Jonathan Eig Opening Day Analysis

The color barrier in the Major League Baseball (MLB), at the time officially known as the white man 's game, was changed in 1947 when Jack (Jackie) Roosevelt Robinson would sign with the Dodgers. He would become the first person to ever do so. Many people would not describe him only as an athlete, but a social activist and a hero. In the book Opening Day author, Jonathan Eig describes Jackie’s life prior to signing with the Dodgers, through his early career in 1947. Also, throughout the book, stories of other baseball players in the time period are used, as well as, Americans who were greatly influenced by Jackie 's ambition to end segregation in professional sports. Many whites saw a social revolution, when they realized that Jackie was just …show more content…
Jonathan Eig was born in Brooklyn, New York, but raised in the city of Monsey, New York. His passion for writing would take him all the way through Northwestern University 's Medill School of Journalism, where he would graduate in 1986. He worked for numerous publication firms, one being The Wall Street Journal. He would continue his career of writing by teaching at Columbia College Chicago and lecturing at Northwestern. Throughout his life he traveled the country to speak to organizations in the effort to raise money for the fight against Lou Gehrig’s Disease. Not only has he written Opening Day, he has also produced three other novels. One being, Luckiest Man, won the 2005 CASEY award for best baseball book of the year. At the end of the Opening Day, Eig describes how he directly stayed with primary sources. He relied completely on interviews, newspaper articles, oral historians, and for few games, movie reel footages. Usually, with a story full of primary courses, it becomes uneventful and dull, but this book was very captivating. You do not want to know the author’s opinion on the biographer they are writing about. Instead, like in Opening Day, you want to know exactly what happened in the fourth-inning, or how did the nation truly feel about an African- American playing in the majors for the first time. Jonathan Eig in this story did just that, portrayed Jackie 's first …show more content…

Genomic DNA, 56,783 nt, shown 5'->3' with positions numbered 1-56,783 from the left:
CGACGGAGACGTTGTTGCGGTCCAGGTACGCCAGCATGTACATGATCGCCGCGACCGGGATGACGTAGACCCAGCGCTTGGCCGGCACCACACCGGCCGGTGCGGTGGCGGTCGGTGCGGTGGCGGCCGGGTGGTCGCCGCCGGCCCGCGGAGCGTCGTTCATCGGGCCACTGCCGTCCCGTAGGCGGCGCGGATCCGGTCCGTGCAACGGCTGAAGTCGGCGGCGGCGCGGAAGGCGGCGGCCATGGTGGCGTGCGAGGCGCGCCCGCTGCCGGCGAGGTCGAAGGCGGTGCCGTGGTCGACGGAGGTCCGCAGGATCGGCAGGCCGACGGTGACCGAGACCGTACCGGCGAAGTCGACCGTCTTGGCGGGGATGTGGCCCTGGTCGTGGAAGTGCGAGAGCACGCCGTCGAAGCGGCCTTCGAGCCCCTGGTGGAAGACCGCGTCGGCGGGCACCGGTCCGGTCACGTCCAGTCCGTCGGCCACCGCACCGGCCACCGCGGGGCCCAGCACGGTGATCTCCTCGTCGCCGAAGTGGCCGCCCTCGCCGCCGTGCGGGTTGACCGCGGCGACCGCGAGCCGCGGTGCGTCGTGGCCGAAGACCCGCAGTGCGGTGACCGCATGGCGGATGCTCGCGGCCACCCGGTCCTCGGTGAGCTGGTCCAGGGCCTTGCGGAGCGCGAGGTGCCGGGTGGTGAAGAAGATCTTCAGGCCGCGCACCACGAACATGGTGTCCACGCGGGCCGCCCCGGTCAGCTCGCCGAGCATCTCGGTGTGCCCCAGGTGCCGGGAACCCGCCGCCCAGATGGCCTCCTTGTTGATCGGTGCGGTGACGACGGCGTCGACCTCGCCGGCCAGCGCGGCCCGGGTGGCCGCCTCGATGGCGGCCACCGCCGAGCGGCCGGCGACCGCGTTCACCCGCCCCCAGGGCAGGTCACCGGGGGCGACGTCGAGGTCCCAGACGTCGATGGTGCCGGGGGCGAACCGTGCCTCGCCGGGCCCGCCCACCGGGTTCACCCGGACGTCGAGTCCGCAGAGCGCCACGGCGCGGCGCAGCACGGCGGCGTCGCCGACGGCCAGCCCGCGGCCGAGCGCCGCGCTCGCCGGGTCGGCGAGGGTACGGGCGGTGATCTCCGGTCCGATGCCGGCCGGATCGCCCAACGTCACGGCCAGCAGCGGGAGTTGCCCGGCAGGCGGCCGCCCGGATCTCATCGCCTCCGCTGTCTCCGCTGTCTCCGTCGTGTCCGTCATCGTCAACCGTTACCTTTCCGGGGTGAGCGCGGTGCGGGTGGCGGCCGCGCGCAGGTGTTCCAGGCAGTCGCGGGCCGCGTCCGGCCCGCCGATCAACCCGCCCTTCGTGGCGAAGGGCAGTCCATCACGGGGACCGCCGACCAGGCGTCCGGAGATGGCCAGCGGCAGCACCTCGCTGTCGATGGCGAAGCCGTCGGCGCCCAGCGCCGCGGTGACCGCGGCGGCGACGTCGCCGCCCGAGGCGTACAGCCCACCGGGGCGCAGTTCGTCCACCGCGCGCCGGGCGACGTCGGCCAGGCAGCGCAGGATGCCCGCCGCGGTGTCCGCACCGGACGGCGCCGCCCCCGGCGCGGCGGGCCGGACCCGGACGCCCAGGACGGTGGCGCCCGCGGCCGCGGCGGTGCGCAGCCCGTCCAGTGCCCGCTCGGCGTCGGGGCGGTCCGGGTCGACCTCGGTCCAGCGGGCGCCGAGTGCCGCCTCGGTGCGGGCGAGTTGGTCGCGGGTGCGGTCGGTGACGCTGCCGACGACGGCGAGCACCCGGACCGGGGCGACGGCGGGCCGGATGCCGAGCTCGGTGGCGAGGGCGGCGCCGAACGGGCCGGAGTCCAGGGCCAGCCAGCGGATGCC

In contrast, several genres of people would enjoy Opening Day. People such as, baseball and/or sports fanatics, or just merely people interested in the integration of professional sports. The book would be considered new, due to the fact that the book is not just about Jackie. It involves stories of people who watched him play and his influence on African-American way of living. Also, of other baseball players during the time of Jackie and their thought of him and the idea of integration of what was known as the “the white man 's sport”. Eig goes to great lengths to make the book completely factual, strictly using primary sources, one being a personal scrapbook Rachel Robinson kept while Jackie played for the Dodgers. Jonathan Eig wanted to write a story not completely focused on Jackie 's baseball career, but his effect on America’s struggle with integration, his personal life at home, and his influence on the minds of people who hated the thought of an African-American in a national pastime (some of which included his own teammates). Opening Day was not bias whatsoever. The title might have Jackie’s name in it, but the books not just about his life and career. Eig incorporated other stories from African-Americans in the United States who had been influenced by Jackie’s (push to defend himself against lashing out from fans and

Related Documents